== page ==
parents, on Triton street, entertained her
bridesmaids at dinner last evening. The
bridesmaids are Miss Emma Hainm, Miss
Hedwig Lemke, Miss Lillian Kranko and
Miss Grace Rhodes.
* * *
Mrs. Thomas McMillan and Mrs. Stevenson,
of the Hiawatha, have issued invitations for
an at home tomorrow afternoon.
* . •, •
The Zenda Euchre club met Friday after
noon with Mrs. Brown, of St. Albans street."
High scores were made by Mr 3. Craig, Mrs.
Fegan and Mrs. Walker.
* « »
Mr. and Mrs. F. S. Blodgett, of West Third
street, gave a reception from 8 to 10 last
evening for the congregation and friends ot
the People's church. Mrs. Blodgett was as
sisted by Mrs. Asa F. Goodrich, Mrs. Oscar
Hallam, Mrs. S. O. Arnold, Mrs. J. A. Swan
son and Mrs. A. D. Brown. Vocal selections
were given during the evening by Mrs. Yale
and Miss Coughlin. Light refreshments) were
» « *
The ladles of Mt. Zion Hebrew Congre
gation will give an entertainment Tuesday
evening, March 14, for the benefit of the
organ fund. The entertainment will be given
at Standard hall and ffl consist of a play
written by a St. Paul young man. Mr. Dave
Ooihn, Miss Sadie Aseheim, of Minneapolis,
formerly with the Neill Stock company, will
play the part of the heroine. After the enter
tainment there will bo a hop.
Mrs. Alfred E. Walker, of Duluth, is visit
ing Dr. and Mrs. Bean, of Holly avenue.
Mrs. W. H. Chaso and Mis 3 Chase, of
Spokane, are the guests of Mrs. J. S. Hough,
of Iglehart street.
Mrs. A. E. Boye3en, of Fairmount avenue,
has returned from the South.
Mrs. A. H. Hoogeland, of Goodrich ave
nue is entertaining Mr. and Mrs. E. H.
Bee ken*, of Chicago.
Mrs. HascaJ R. Brill, of Laurel avenue, has
returned from Washington.
Mra. Florence Ives, of Kent street, is enter
taining M-iss Alice Beath, of Philadelphia.
Mrs. Griffith Chadwick, of Superior, Wis.,
spent the past week visiting friends in St.
Capt. Audros Will Enlist Men ln Un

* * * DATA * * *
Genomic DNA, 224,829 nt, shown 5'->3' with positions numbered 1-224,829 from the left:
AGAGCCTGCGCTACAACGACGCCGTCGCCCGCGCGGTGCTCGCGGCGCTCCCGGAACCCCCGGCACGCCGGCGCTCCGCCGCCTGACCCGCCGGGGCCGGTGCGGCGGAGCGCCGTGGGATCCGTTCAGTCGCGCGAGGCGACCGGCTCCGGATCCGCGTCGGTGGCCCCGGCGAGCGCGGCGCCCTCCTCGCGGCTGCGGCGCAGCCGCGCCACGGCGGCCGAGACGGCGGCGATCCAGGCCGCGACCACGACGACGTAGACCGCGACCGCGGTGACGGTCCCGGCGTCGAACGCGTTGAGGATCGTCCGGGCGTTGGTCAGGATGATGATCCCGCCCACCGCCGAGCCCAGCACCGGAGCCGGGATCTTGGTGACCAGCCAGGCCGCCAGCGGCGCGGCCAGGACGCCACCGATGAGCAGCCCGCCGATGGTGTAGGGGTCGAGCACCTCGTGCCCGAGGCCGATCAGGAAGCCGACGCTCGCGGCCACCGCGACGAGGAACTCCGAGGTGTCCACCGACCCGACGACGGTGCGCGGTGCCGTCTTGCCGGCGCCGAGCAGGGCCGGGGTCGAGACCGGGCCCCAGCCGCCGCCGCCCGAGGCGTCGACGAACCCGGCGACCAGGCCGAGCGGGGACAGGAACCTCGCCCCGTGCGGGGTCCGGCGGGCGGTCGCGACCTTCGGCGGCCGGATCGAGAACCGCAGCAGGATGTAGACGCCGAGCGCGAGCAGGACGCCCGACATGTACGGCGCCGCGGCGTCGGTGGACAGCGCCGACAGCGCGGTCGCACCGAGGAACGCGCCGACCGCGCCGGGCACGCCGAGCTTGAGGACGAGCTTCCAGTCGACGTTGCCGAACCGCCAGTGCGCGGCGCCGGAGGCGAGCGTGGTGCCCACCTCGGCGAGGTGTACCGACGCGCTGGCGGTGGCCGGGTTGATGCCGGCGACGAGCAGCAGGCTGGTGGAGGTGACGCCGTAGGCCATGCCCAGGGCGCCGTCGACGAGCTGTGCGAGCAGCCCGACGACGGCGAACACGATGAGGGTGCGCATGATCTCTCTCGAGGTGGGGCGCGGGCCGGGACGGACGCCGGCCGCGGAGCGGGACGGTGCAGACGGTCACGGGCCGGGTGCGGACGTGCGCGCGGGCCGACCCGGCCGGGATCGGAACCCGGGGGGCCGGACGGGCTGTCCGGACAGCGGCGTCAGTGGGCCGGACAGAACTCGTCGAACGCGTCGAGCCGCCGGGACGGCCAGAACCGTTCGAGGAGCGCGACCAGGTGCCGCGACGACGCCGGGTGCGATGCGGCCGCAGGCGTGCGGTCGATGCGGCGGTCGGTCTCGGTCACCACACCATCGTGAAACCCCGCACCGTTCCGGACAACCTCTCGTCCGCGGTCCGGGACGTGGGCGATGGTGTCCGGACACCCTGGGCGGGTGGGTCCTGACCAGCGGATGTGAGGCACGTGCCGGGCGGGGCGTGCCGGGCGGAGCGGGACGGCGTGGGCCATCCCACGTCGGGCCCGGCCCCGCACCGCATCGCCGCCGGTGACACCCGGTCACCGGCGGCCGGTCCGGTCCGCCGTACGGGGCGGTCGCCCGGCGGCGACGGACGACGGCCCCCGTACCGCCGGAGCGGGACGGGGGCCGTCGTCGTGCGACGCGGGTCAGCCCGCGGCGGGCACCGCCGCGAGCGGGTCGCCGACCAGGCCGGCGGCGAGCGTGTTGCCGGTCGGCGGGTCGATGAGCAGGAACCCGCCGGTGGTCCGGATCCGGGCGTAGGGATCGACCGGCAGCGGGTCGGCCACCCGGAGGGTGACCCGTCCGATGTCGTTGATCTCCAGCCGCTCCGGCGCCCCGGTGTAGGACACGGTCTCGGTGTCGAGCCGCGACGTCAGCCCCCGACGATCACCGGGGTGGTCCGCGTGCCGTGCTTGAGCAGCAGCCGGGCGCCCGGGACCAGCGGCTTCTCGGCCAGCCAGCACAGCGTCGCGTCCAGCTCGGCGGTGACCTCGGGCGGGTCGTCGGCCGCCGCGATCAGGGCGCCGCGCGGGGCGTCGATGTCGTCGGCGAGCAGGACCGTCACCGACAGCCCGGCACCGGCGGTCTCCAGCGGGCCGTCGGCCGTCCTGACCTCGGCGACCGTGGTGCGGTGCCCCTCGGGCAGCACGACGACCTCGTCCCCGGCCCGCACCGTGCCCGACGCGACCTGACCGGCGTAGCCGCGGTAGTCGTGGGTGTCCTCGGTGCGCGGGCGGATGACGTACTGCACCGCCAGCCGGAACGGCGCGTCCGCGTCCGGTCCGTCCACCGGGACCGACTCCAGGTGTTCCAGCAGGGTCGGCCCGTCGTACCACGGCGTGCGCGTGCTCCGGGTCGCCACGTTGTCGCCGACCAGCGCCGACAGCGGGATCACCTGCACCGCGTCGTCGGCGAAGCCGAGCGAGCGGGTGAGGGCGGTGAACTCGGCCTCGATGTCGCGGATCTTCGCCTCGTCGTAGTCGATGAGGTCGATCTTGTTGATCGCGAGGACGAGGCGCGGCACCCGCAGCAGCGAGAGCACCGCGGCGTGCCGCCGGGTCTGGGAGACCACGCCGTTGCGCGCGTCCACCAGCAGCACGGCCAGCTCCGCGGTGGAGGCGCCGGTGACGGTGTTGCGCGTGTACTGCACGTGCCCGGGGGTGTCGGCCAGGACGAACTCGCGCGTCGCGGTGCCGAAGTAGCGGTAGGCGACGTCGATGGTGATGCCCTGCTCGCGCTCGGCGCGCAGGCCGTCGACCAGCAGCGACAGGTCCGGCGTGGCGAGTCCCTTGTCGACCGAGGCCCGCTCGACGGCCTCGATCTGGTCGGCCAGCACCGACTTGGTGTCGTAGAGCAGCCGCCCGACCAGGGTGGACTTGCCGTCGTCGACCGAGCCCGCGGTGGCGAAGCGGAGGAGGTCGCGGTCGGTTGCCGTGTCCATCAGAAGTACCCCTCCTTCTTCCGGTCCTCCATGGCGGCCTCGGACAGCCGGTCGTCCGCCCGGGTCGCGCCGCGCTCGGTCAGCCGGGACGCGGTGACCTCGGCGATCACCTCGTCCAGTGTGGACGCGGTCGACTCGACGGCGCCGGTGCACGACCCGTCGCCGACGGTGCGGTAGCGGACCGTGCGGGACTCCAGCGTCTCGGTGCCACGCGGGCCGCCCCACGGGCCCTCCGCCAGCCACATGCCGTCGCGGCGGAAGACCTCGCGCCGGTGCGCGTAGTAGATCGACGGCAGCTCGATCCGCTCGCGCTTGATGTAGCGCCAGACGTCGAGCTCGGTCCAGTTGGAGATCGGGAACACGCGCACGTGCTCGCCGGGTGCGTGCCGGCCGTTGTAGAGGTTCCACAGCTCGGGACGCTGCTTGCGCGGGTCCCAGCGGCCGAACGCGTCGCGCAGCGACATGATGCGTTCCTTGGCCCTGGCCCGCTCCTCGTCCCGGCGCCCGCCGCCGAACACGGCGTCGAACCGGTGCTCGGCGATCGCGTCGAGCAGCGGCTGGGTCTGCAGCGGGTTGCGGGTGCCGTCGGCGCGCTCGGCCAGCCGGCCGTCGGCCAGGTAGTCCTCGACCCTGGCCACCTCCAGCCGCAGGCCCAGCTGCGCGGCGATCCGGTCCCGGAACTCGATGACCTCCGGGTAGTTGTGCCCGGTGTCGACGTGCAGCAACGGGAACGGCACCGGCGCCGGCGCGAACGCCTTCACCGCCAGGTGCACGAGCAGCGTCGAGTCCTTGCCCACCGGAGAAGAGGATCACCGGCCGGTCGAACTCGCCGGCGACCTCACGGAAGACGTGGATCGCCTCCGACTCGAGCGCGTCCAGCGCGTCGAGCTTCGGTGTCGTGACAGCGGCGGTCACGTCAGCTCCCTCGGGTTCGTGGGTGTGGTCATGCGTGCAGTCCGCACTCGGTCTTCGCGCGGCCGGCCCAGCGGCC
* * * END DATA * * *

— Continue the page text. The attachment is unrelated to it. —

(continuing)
cle Sam's Service.
Capt. E. P. Andros. of the Fifth cavalry,
arrived here yesterday and reported at army
headquarters for recruiting duty to which
he has been assigned by the war department.
He came in from Milwaukee, where he has
served en mustering duty several weeks.
Capt. Androa had not decided yesterday
whether to establish his headquarters in the
city or at Fort Snelling, but he thought it
would be better to have an office in the cen
tral section of St. Paul. The men enlisted
may then be sent to the Fort and the re
jected ones will not have to go to the trouble
and expense of traveling to Snelling.
Capt. Andros wants all the men he can
get for all branches of the army service. The
age limit has been extended to 33 years so
it is likely ho may secure more recruits than
he would had the old limit of 30 years been
Every Man Who Hides on an Ele
vator ln the City Hall.
Anybody who rides in the elevators at the
city hall takes their own risks, and in cass
of accident cannot coma back at the city
or county for damages. That fact was dis
covered yesterday, when the committee on
public grounds and buildings of the joint city
hall and court house commission, which was
instructed to secure liability insurance, began
to make inquiries.
At the meeting of the commission held last
Thursday two offers from casualty insurance
companies were received, both agreeing to in
sure the city against possible loss for $105
per annum. Mayor Kiefer thought that In
surance should be secured before the elevators
were started and the committee was empow
ered to make the necessary arrangements.
Yesterday Assemblyman Nelson, chairman
of the subcommittee, discovered that under
an old supreme court ruling any one injured
in an elevator in a public building has no
redress. Coni-equently the Insurance com
panies are cut a possible $105 and the people
will have to take large chances.
Arrested on a Charge of Neglectlne
Her Children.
A w<arrant was issued for the arrest of
Mrs. Fanny Bernstein, of 854 Payne avenue,
at the instance of John A. Moak, agent of the
Humane society.
Mrs. Bernstelu's young children. Hymey
and Leo. were found In the house insufficient
ly clad and in a destitute condition. Mrs.